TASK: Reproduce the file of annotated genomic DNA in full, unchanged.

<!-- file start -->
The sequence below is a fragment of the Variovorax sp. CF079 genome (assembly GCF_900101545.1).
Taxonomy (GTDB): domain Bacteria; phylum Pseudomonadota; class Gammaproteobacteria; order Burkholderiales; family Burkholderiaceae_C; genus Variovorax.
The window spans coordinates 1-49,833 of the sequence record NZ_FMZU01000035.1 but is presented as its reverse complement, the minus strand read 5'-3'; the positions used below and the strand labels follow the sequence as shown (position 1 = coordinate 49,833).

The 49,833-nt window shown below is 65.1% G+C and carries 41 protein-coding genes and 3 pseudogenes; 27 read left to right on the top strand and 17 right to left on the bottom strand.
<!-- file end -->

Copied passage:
The sequence below is a fragment of the Variovorax sp. CF079 genome (assembly GCF_900101545.1).
Taxonomy (GTDB): domain Bacteria; phylum Pseudomonadota; class Gammaproteobacteria; order Burkholderiales; family Burkholderiaceae_C; genus Variovorax.
The window spans coordinates 1-49,833 of the sequence record NZ_FMZU01000035.1 but is presented as its reverse complement, the minus strand read 5'-3'; the positions used below and the strand labels follow the sequence as shown (position 1 = coordinate 49,833).

The 49,833-nt window shown below is 65.1% G+C and carries 41 protein-coding genes and 3 pseudogenes; 27 read left to right on the top strand and 17 right to left on the bottom strand.